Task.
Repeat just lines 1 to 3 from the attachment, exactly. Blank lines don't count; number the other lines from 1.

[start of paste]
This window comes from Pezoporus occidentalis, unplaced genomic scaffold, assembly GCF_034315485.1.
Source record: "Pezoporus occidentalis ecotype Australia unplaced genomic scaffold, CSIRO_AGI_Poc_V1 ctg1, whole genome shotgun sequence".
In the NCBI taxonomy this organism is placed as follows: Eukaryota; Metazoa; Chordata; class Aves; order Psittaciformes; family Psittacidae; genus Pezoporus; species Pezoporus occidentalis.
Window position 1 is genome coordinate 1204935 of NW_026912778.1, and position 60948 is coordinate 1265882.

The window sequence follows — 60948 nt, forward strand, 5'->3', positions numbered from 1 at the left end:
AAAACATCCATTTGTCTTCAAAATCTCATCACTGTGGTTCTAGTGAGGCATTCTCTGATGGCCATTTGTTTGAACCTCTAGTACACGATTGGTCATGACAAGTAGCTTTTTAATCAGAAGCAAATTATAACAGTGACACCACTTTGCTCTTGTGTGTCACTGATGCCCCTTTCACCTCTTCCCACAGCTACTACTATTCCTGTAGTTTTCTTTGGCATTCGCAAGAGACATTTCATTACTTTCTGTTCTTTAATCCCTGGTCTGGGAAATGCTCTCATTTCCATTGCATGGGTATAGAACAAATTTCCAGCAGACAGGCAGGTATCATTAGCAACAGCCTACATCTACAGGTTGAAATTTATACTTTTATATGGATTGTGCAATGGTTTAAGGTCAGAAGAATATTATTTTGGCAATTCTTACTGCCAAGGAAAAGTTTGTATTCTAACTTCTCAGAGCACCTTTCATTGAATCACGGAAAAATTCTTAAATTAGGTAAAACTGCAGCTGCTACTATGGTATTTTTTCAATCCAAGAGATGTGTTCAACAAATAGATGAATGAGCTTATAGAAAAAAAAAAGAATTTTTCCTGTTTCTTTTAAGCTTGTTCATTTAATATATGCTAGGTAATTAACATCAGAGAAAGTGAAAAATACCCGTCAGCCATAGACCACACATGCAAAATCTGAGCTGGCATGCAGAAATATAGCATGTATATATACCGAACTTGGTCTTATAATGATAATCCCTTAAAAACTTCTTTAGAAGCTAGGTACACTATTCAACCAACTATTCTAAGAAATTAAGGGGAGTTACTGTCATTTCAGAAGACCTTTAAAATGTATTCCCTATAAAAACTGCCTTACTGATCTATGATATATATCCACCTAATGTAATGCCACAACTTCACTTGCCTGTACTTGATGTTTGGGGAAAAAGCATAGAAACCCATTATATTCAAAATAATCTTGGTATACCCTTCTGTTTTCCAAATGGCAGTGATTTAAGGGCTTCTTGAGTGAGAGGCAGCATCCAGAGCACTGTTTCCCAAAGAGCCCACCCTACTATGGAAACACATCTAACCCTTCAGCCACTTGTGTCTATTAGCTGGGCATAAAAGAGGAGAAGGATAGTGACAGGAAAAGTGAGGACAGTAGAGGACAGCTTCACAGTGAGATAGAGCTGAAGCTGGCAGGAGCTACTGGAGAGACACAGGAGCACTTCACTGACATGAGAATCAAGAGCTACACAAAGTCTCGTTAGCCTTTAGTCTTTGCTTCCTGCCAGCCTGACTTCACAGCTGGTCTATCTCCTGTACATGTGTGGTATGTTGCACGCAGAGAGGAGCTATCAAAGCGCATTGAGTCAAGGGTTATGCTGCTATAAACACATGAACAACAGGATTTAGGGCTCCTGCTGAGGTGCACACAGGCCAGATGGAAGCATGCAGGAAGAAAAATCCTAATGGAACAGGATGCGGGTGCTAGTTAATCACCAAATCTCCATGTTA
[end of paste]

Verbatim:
This window comes from Pezoporus occidentalis, unplaced genomic scaffold, assembly GCF_034315485.1.
Source record: "Pezoporus occidentalis ecotype Australia unplaced genomic scaffold, CSIRO_AGI_Poc_V1 ctg1, whole genome shotgun sequence".
In the NCBI taxonomy this organism is placed as follows: Eukaryota; Metazoa; Chordata; class Aves; order Psittaciformes; family Psittacidae; genus Pezoporus; species Pezoporus occidentalis.